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Corporate Child Care

by Dave Riley

In Australia over the past past 15 years the number of privately run child care centres has risen from fewer than half the total to 70 per cent today, with many community centres closing or being taken over.

This shift has proceeded with the active support of the Federal Government which today subsidizes the childcare sector through an annual pay out of $1.7-billion through its Child Care Benefit scheme.

While this increase in funding has risen at an annual rate of 14.4 per cent, according to the Sydney Morning Herald, child care costs have gone up by 62 per cent between 2002 and 2006. with some centres in Sydney now charging as much as $100 a day.

As Lynne Wannan, the convener of the National Association of Community-Based Children's Services, has observed, the corporate model preferred by the government has not led to increased competition, lower prices and improved quality “The reverse has happened,” she says. "It has led to a classic market failure."

Early childhood researcher,Joy Goodfellow , has explored the extent of this failure in some detail. She told an ABC Radio's Background Briefing special on childcare in 2004 that you could expect a not-for-profit organisation to have salary costs of around 80% of their total budget. But in the corporate sector the aim is to keep staff budgets down to under 50%.

“So the way you keep your salary budget down under 50%, “ she said, “ is to think about the cost of staff in your centre. So you might want to employ people who have lesser qualification if your regulation allows you to do that. It might say you want to have higher numbers of casual staff so that you can then put those staff off if you don’t have the children there. It might mean that in a day you have only maybe a small handful of children left in the afternoon, so you say OK, we’ll group all those children together under this staff member, and send the other staff member home. So there are things, or practices that can occur that are I believe, detrimental to children but they are undertaken in order to economise.”

Goodfellow's concerns are backed up by the appalling pay rates on offer in the sector. Even after recent substantial wage rises , the minimum award rate for a child-care worker with one year's experience is $611 a week, and with level three qualifications and 5 years experience the pay rate can be as low as $19 per hour.

As Background Briefing concluded,after more than doubling its spending on childcare to foster a multi million dollar industry “it’s the new corporate players that dominate, with their shareholder backing, management systems and economies of scale. And it’s all happened in the mere blink of an eye.”

Coporate Player #1: ABC Learning Centres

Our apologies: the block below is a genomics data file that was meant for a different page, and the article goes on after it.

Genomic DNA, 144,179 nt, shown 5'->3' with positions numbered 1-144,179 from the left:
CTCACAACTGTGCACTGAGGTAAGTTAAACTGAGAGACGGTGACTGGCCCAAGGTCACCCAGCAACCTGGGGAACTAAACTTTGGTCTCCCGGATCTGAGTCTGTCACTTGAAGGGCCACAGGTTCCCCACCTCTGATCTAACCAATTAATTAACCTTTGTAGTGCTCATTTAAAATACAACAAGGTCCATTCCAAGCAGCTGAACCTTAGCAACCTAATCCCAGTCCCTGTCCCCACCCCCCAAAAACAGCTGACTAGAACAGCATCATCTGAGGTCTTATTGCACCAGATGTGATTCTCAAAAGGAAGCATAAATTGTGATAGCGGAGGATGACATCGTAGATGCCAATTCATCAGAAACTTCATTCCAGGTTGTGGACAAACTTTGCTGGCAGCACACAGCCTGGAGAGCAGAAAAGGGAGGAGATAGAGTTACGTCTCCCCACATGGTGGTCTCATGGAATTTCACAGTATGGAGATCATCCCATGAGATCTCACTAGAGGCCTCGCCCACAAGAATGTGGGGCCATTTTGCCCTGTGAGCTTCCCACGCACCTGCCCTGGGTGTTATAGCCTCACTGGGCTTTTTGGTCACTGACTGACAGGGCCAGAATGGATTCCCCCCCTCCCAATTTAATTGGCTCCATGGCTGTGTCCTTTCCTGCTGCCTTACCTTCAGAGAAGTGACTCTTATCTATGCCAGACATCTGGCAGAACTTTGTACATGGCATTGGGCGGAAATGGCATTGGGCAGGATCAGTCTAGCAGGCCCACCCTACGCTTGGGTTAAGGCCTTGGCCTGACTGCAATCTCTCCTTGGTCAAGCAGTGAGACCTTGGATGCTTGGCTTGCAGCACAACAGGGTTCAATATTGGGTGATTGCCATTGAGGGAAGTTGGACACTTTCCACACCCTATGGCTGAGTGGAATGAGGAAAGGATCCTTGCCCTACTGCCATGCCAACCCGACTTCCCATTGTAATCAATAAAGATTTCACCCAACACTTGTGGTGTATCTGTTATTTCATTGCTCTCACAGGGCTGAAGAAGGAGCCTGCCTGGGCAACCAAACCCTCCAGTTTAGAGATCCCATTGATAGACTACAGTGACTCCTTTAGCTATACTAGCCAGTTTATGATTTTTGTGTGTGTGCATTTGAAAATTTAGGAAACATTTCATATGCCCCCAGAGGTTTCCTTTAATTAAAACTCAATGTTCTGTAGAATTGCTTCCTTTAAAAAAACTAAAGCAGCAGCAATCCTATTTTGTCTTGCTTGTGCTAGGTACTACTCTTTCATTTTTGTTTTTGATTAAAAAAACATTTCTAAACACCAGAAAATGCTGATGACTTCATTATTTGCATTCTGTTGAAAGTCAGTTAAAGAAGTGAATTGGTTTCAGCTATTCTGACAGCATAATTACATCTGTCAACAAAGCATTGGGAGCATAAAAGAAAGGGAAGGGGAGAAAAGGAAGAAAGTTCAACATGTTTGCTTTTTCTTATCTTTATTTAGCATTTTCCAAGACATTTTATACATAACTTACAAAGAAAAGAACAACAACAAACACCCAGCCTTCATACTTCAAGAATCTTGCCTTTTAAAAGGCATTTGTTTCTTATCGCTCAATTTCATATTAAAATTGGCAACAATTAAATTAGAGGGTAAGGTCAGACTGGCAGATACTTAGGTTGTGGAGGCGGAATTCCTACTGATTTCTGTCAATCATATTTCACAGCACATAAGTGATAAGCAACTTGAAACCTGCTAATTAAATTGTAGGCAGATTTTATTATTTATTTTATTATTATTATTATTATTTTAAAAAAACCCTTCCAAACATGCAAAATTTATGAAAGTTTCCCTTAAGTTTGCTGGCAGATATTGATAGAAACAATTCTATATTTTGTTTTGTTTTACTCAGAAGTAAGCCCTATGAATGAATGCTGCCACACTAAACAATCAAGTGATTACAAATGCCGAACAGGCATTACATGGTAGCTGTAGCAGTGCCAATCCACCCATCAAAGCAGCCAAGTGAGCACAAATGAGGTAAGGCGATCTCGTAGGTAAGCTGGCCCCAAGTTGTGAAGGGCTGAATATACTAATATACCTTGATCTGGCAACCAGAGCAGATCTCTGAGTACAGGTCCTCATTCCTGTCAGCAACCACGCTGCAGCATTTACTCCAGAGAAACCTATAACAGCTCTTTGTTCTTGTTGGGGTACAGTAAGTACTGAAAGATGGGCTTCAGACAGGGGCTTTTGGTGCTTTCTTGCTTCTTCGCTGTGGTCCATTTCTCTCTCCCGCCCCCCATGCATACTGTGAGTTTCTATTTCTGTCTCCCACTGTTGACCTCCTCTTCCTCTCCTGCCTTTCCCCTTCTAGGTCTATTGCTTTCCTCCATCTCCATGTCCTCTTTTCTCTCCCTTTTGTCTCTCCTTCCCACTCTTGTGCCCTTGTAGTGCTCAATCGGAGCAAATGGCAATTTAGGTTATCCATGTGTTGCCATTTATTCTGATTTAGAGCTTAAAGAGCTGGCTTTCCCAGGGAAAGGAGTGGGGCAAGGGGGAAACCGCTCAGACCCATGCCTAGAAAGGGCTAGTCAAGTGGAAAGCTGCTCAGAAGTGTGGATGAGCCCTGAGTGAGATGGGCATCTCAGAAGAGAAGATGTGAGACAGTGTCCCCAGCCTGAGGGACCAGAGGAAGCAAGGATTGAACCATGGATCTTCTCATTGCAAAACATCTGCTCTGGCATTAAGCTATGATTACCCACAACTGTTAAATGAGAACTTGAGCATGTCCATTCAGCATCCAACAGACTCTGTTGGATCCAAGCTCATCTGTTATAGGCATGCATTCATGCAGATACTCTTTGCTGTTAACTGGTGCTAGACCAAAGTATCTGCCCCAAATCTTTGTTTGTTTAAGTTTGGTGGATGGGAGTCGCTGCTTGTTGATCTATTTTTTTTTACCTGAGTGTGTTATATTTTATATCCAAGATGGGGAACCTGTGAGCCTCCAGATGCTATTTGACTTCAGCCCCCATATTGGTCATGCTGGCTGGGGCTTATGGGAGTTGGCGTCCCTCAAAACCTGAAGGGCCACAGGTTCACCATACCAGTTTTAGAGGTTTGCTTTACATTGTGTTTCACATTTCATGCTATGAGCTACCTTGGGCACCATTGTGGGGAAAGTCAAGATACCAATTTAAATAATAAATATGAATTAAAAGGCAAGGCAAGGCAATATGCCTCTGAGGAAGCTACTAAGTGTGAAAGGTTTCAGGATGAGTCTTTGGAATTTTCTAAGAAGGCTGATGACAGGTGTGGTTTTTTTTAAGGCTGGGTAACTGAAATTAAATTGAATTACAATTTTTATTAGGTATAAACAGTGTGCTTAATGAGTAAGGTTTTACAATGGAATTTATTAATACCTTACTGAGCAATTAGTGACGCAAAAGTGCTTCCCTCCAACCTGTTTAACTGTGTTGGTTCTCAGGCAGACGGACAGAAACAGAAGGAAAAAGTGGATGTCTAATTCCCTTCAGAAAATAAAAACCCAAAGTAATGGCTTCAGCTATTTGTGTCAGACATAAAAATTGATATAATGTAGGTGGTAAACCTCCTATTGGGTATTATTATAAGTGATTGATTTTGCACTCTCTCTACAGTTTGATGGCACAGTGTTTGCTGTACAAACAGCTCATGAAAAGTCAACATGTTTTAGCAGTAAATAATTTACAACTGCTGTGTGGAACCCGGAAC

The recent collapse in the ABC Learning Centres share price generated a media frenzy. It's director, Eddy Groves, was reputed to have lost $45 million in just two hours of trading. For a time it looked like many of its centres would close their doors.

ABC Learning is the main player in Australia's corporatised child care sector.

Groves floated the company on the stock market in 2001. Then he owned 31 childcare centres in South East Queensland The company has more than tripled the number of its centres in the past three years and now runs 660 centres across Australia and new Zealand.

Since 2003 it has taken over three rival child-care operators, and in November last year spent $218 million buying the third-largest operator in the US, the Learning Care Group.

The company also operates 35 owned and 12 managed nurseries in Britain.

ABC Learning is thought to be Australia’s most subsidised company and federal government child-care subsidies have provided the foundations on which ABC Learning was built.

Last year,according to the company, ABC Learning received 44 per cent of its income from government subsidies: $128 million of its $292 million revenue last year.

It is often alleged that ABC underpays its staff and forces them to clean toilets and buy their own uniforms. When the Queensland branch of the union that represents child-care workers, the Liquor, Hospitality and Miscellaneous Union, handed parents pamphlets which Groves says portrayed him as "mean and greedy" and implied he was "trying to drive down low wages of child-care workers to line his own pockets". Groves sued the union's Queensland secretary, Ron Monaghan, for defamation.

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agnes | October 15, 2008

Billie is a single mom who works the graveyard shift as a team leader on Toyota's assembly line. Her hours are anything but kid-friendly. She starts work around 5 P.M. and gets off anywhere between 2 and 6 in the morning. This gives her few options for childcare. Luckily for Billie, families are one of Toyota's priorities, so when she heads off to work, her son goes too.



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